Equally disturbing was the release of last year’s club-banger and party-girl favorite hit “S&M” by Rihanna. After suffering the plights of the 2009 domestic abuse scandal with Chris Brown that landed her in the hospital with a split lip, bruises across her head and bite marks on her hand, I find “S&M” largely ironic and offensive. Third-wave feminists could argue this, but when a nationally representative survey of 9,684 adults revealed that 10.6 percent of women experience forced sex at some time in their lives, I find Rihanna very unappealing. Approximately 1.3 million women are physically assaulted by an intimate partner every year in the United States, compared to the 835,000 men. “Whips and chains excite” Rihanna, but she’s not the only one nurturing violence toward women.
In January of 2011, Constable Michael Sanguinetti of Toronto spoke on crime prevention at a York University safety forum and said, “Women should avoid dressing like sluts in order not to be victimized.” These remarks would spark the yearlong marches known as “SlutWalks,” stirring both favorable and fatalistic furor among rape victims, women’s rights advocates and feminist scholars. In contrast to the rather heteronormative and hypersexualized SlutWalks, Drexel’s annual “Take Back the Night” works to empower all women through a candlelight vigil and sharing of domestic violence survivor stories. One in four women and one in six men are sexually assaulted before they turn 18 years old, according to the National Institute of Justice.
Our nation’s political landscape continues to be dominated by straight, upper-class white men who seemingly don’t care about the female voice. While funding for Planned Parenthood, which serves over three million people in the U.S., gets slashed across various states, religious conservatives have used the hackneyed “religious liberty” mantra as a modern scapegoat for oppressing women. Last Thursday, the Republican-dominated Senate committee of Virginia advanced a House bill that would shatter state funding for abortions for low-income women. That same day, Rep. Darrell Issa, R-Calif., chair of the House Committee on Oversight and Government Reform, called for a hearing on President Obama’s so-called war on religious freedom, i.e., requiring health insurers to provide contraceptive coverage. No one should be surprised that all of the panelists invited were men.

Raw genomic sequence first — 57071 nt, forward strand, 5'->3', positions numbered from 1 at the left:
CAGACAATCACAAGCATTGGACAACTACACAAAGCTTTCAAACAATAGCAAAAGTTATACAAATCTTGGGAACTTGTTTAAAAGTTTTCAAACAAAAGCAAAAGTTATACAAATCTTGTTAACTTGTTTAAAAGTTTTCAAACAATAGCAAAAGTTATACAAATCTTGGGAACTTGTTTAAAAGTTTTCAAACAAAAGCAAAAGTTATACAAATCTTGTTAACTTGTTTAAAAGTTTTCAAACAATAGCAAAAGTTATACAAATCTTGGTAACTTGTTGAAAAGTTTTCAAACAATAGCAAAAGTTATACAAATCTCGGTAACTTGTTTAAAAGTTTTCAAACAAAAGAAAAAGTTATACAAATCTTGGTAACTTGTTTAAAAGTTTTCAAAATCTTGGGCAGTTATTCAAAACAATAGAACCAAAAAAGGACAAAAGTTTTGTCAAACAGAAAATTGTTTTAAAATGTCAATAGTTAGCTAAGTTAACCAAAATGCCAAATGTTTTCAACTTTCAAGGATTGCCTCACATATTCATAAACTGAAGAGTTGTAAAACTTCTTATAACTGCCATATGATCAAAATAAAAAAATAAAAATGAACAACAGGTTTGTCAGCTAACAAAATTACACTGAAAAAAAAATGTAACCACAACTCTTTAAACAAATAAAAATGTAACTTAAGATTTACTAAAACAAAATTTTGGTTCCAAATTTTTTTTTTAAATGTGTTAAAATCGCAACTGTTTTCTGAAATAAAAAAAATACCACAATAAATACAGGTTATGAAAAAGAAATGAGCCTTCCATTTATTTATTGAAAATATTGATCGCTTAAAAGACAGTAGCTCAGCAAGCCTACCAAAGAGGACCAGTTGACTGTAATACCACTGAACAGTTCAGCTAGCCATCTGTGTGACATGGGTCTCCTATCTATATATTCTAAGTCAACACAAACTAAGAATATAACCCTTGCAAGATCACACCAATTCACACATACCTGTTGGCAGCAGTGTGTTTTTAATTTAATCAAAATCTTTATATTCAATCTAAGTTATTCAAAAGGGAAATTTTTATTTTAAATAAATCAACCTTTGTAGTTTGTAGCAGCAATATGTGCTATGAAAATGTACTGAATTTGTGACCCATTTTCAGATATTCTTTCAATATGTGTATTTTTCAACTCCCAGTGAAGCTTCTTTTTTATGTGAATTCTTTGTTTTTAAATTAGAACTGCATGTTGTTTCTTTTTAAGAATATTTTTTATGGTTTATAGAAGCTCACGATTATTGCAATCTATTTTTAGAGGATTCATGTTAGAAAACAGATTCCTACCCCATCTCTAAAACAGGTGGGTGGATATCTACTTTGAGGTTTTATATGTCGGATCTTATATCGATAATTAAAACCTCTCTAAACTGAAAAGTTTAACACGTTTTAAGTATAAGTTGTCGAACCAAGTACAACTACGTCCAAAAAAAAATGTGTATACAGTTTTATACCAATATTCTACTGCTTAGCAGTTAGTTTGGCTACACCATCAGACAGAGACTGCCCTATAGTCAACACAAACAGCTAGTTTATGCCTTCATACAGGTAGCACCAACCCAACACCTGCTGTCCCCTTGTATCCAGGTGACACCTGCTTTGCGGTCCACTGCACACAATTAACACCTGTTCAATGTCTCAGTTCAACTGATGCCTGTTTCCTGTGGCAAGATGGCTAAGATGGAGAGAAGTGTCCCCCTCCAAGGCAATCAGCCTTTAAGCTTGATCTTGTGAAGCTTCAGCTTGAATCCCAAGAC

Women inside the national political sphere are just as equally underrepresented as those who watch helplessly from the outside. Women in politics who come close to defying tradition and prejudice end up smothered by archaic stereotypes in the press. Sarah Palin and Hilary Clinton were pigeonholed from day 1 in the 2008 presidential race. Whether or not you agree with their politics, it is clear that their relationship and image with the taxpayers was too lowbrow on one side and too ruthless on the other, as they took on two of the most beloved female stereotypes in American society — the ‘ditz’ and the ‘b—-.’
In an age of revolving sociopolitical turmoil and celebutante decay, who do young American girls look up to? When will America finally throw off the shackles of sexism and expel misogyny from its entertainment business, legal system and college campuses? And more specifically, what can we do at Drexel to combat the injustices here on campus and in the greater Philadelphia community? We can start by supporting “The Vagina Monologues,” hosted by the Office of Multicultural Programs, on Friday, March 2 from 8 to 10 p.m. and Saturday, March 3 from 1 to 3 p.m. The cost for students is $5, and general admission is $10. All proceeds will go to Dawn’s Place and the Women of Haiti.
William Lukas is a sophomore majoring in sociology. He can be reached at firstname.lastname@example.org.